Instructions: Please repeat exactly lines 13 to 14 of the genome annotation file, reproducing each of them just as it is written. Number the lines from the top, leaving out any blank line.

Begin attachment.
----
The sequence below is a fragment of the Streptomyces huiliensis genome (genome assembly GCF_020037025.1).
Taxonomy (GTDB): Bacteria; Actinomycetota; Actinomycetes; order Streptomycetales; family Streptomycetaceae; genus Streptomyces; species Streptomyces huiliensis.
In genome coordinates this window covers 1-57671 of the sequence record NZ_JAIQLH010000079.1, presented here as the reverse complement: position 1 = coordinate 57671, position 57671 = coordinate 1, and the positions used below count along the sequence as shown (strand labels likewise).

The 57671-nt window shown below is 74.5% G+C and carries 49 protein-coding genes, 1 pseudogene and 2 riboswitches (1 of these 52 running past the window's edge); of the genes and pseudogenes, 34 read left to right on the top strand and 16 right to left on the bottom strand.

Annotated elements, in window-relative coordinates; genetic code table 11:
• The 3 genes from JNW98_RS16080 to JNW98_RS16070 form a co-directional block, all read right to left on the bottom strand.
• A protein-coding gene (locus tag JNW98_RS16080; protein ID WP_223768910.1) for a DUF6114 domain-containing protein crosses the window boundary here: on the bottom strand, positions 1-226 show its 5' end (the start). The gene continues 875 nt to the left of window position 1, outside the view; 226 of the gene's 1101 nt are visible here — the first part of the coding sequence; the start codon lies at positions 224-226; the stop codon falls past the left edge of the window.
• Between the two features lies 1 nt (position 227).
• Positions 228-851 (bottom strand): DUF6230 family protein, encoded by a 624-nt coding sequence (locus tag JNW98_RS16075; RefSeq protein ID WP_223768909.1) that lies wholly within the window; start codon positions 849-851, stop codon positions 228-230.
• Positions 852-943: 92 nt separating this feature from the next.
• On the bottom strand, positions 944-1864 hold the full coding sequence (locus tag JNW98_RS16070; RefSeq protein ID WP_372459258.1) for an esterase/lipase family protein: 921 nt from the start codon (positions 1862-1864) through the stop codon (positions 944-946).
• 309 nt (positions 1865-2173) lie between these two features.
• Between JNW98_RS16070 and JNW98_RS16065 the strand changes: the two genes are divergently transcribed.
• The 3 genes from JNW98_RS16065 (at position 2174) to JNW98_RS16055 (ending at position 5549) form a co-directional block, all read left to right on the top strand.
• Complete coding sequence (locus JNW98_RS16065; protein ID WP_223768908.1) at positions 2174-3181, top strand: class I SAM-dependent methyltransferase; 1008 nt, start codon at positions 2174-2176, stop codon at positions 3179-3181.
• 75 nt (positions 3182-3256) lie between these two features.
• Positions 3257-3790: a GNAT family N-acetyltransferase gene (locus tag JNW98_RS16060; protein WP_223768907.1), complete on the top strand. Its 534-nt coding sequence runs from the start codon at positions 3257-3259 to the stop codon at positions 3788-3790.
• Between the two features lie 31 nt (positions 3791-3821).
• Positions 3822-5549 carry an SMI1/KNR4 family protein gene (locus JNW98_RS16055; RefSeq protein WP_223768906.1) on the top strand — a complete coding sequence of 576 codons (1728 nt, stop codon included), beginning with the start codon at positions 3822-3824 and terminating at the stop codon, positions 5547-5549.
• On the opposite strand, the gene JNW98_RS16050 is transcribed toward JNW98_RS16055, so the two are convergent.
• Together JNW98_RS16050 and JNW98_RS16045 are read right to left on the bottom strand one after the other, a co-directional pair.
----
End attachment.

• Between JNW98_RS16070 and JNW98_RS16065 the strand changes: the two genes are divergently transcribed.
• The 3 genes from JNW98_RS16065 (at position 2174) to JNW98_RS16055 (ending at position 5549) form a co-directional block, all read left to right on the top strand.